So far in the 2016 session, conservative legislators have wasted most of their time on gay-hating, pistol-carrying and other far-right topics, while doing little about West Virginia’s partly self-induced financial crisis.
Thanks mostly to huge business tax cuts in the past, plus decline of the coal industry, the state government lacks $381 million for a balanced budget in the current fiscal year that ends June 30, plus another $466 million shortage projected for the next fiscal year.
By law, the state must have a balanced budget each year, but it’s difficult to see how $847 million in gaps can be closed under current conditions. In his State of the State address, Gov. Tomblin requested a 45-cent increase in the state’s cigarette tax, and new taxes on phone service.
Tuesday, the state Center on Budget & Policy issued a long report on the financial crisis.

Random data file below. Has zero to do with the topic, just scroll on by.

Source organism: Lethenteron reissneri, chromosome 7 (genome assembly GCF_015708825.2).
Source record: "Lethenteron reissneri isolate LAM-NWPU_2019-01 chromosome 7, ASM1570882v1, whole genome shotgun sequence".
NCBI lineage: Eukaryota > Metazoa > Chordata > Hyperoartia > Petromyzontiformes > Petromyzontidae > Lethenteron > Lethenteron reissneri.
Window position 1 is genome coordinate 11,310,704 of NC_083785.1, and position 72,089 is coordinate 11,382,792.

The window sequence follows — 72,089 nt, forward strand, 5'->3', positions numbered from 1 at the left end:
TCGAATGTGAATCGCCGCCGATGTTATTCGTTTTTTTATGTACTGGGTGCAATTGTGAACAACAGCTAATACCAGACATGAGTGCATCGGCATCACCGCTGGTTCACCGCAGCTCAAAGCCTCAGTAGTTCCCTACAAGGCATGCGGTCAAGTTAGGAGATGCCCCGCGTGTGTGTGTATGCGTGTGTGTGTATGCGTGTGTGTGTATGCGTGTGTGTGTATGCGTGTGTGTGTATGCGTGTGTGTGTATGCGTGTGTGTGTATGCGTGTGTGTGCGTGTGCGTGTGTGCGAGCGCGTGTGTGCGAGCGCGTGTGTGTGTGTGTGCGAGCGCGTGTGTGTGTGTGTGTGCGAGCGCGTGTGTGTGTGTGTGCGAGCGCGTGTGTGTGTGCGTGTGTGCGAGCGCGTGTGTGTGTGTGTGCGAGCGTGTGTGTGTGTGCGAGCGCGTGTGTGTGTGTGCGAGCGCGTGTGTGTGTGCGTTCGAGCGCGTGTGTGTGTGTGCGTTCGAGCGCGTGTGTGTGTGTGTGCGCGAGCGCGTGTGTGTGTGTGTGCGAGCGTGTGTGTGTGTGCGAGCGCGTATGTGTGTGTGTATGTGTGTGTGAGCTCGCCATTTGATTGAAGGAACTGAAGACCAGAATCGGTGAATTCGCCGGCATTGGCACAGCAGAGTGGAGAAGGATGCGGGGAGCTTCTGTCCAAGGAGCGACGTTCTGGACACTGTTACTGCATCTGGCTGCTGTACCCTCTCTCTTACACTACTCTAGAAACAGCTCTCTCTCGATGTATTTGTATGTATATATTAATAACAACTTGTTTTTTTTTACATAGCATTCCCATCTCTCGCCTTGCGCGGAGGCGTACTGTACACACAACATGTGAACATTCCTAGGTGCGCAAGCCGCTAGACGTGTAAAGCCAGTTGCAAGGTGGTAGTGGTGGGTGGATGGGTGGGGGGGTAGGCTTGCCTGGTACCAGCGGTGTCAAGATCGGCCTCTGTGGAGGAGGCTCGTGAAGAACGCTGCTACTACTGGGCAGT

The study says West Virginia has slashed support for higher education by $120 million since 2008, the worst reduction of any state. The cutback forced Mountain State students and their families to pay one-third more. Quality of higher education is being jeopardized at a time when college and university degrees increasingly are needed for middle-class careers.
State support for public schools (K-12) also been slashed by $18 million since 2012, largely because the number of students fell by 5,172. State aid to county school systems is based on enrollment. The governor’s proposed 2017 budget foresees another $48 million reduction.
How can the giant money shortages be fixed? The Center on Budget & Policy recommends a bigger increase in cigarette taxes, to $1.55 per pack — plus more taxes on alcohol — plus wiping out $29 million yearly subsidy to greyhound breeders — plus major tax hikes on natural gas drilling — plus applying the state sales tax to barbershops, nail salons and digital downloads.
We hope lawmakers end their obsession with gays and pistols, then do their duty to pass a balanced budget.
Auditor Glen Gainer III said Thursday the current shortfall is the worst during his quarter-century tenure. If a flood of new revenue doesn’t arrive before June 30, he may be forced to halt state paychecks and teacher salaries. “It would be very dire,” he said.